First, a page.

Joao Couto, Ph.D.University of California, Los Angeles
Joao Couto is a postdoctoral fellow at the University of California, Los Angeles (UCLA), studying long-range communication between brain areas during decision-making. He does this by combining mouse behavior with optogenetics, calcium imaging and electrophysiology. During his Ph.D. program in Antwerp, Belgium, he developed closed-loop methods to interrogate the dynamic properties of neurons and used those to show that cerebellar Purkinje cells transition smoothly between distinct operation modes. He then moved to Leuven, where he studied visual circuits. He found that cell types in the visual thalamus are more susceptible to modulations by behavior and studied visuo-tactile interactions during virtual navigation. Joao develops tools to record and interact with neurons, behavior apparatus and computational resources which he releases in the spirit of open and reproducible science. Moreover, he is mentored in the optical imaging and electrophysiological recordings course (Paris, France), and will provide close support and guidance.
Principal Investigator: Anne Churchland
Fellow: Madison Scout Lansing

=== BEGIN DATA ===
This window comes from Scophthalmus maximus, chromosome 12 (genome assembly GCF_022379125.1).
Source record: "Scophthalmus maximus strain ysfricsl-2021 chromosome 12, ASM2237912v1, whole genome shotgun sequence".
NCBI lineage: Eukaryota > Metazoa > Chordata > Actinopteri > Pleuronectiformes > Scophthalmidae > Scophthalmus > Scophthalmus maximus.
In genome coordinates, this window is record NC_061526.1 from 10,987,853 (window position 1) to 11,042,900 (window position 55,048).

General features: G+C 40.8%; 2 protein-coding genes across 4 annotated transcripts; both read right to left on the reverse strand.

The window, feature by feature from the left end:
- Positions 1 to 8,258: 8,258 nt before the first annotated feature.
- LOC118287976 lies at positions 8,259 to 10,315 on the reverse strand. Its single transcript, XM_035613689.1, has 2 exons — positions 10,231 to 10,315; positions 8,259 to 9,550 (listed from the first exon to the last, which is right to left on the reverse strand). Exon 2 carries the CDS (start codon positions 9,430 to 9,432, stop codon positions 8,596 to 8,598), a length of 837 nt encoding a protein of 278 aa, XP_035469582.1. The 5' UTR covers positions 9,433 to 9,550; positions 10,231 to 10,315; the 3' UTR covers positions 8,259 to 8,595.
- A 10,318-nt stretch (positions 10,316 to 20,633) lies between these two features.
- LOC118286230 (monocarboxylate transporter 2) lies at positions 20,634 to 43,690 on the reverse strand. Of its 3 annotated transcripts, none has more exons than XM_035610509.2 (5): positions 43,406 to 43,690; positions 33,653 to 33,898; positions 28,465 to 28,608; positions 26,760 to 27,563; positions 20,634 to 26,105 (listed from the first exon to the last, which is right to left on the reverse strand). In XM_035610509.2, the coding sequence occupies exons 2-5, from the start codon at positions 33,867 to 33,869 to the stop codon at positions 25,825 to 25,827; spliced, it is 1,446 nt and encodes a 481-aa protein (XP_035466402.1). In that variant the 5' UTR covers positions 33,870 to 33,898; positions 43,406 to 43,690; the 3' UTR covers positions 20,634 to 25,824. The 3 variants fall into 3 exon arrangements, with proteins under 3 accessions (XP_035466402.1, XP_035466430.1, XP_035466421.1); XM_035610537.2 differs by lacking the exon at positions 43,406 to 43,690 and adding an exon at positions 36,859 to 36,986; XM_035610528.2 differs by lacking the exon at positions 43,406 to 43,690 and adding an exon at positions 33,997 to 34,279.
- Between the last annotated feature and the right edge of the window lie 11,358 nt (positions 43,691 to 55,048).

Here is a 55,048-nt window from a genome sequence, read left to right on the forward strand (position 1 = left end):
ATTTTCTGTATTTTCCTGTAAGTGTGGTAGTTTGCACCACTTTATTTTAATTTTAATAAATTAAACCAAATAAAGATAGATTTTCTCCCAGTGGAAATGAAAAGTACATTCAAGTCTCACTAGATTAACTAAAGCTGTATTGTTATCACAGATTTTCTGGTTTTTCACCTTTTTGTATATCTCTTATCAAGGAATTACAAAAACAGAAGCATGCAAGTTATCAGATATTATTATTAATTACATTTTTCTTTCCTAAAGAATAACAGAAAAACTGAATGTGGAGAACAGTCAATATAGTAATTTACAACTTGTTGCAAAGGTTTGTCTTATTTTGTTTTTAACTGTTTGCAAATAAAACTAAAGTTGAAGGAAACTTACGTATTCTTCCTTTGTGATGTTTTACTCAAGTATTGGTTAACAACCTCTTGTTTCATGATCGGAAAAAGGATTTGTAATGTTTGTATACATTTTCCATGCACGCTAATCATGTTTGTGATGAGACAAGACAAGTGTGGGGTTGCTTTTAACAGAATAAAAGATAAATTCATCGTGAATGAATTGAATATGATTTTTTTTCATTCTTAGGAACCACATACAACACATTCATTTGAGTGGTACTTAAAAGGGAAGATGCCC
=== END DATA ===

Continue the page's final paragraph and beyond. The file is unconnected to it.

Project: The prevalence of many neurological disorders is sex-specific, a disparity that may be due to differences in brain development because of when symptoms first arise. This research project proposes to investigate sex-specific differences in neural processing in the context of a decision-making task. Cortical cells can be grouped into categories based on their gene expression during development and be targeted using transgenic tools. The research group uncovered differences in the activation of developmentally defined cell types, suggesting that cell types may take different roles in decisions. Yet, it is not known if the brains of different sexes have the same activation patterns. To address this gap in knowledge, this project will first train mice in visual and auditory decision-making tasks. Second, it will measure activity across the entire dorsal cortex in different developmental mouse lines and animals of different sexes. Finally, it will use machine-learning tools to uncover sex-specific differences in neural processing.